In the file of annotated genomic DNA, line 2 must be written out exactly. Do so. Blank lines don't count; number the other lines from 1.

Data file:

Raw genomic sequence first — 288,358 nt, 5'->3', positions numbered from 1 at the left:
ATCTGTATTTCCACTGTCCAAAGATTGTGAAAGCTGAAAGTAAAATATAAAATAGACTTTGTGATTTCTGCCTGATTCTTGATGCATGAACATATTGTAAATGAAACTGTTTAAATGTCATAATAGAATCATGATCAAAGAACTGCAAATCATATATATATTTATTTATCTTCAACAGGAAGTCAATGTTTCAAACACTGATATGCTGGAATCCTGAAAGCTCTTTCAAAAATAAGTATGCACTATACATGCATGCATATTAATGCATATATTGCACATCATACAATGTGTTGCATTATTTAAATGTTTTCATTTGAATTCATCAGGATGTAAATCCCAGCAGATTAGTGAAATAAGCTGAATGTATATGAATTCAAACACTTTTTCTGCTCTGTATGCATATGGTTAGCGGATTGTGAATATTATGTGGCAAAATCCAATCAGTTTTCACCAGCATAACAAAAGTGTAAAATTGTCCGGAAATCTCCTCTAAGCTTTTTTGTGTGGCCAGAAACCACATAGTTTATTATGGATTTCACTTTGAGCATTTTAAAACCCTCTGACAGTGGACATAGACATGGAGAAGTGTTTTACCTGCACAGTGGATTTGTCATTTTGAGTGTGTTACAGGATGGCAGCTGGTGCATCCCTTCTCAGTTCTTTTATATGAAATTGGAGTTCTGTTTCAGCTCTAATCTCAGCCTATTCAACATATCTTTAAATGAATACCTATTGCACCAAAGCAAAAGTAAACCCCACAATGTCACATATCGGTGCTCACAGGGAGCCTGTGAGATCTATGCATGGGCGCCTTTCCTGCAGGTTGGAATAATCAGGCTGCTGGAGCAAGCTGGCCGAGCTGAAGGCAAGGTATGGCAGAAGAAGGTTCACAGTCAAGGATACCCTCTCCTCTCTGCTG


ATCTGTATTTCCACTGTCCAAAGATTGTGAAAGCTGAAAGTAAAATATAAAATAGACTTTGTGATTTCTGCCTGATTCTTGATGCATGAACATATTGTAAATGAAACTGTTTAAATGTCATAATAGAATCATGATCAAAGAACTGCAAATCATATATATATTTATTTATCTTCAACAGGAAGTCAATGTTTCAAACACTGATATGCTGGAATCCTGAAAGCTCTTTCAAAAATAAGTATGCACTATACATGCATGCATATTAATGCATATATTGCACATCATACAATGTGTTGCATTATTTAAATGTTTTCATTTGAATTCATCAGGATGTAAATCCCAGCAGATTAGTGAAATAAGCTGAATGTATATGAATTCAAACACTTTTTCTGCTCTGTATGCATATGGTTAGCGGATTGTGAATATTATGTGGCAAAATCCAATCAGTTTTCACCAGCATAACAAAAGTGTAAAATTGTCCGGAAATCTCCTCTAAGCTTTTTTGTGTGGCCAGAAACCACATAGTTTATTATGGATTTCACTTTGAGCATTTTAAAACCCTCTGACAGTGGACATAGACATGGAGAAGTGTTTTACCTGCACAGTGGATTTGTCATTTTGAGTGTGTTACAGGATGGCAGCTGGTGCATCCCTTCTCAGTTCTTTTATATGAAATTGGAGTTCTGTTTCAGCTCTAATCTCAGCCTATTCAACATATCTTTAAATGAATACCTATTGCACCAAAGCAAAAGTAAACCCCACAATGTCACATATCGGTGCTCACAGGGAGCCTGTGAGATCTATGCATGGGCGCCTTTCCTGCAGGTTGGAATAATCAGGCTGCTGGAGCAAGCTGGCCGAGCTGAAGGCAAGGTATGGCAGAAGAAGGTTCACAGTCAAGGATACCCTCTCCTCTCTGCTG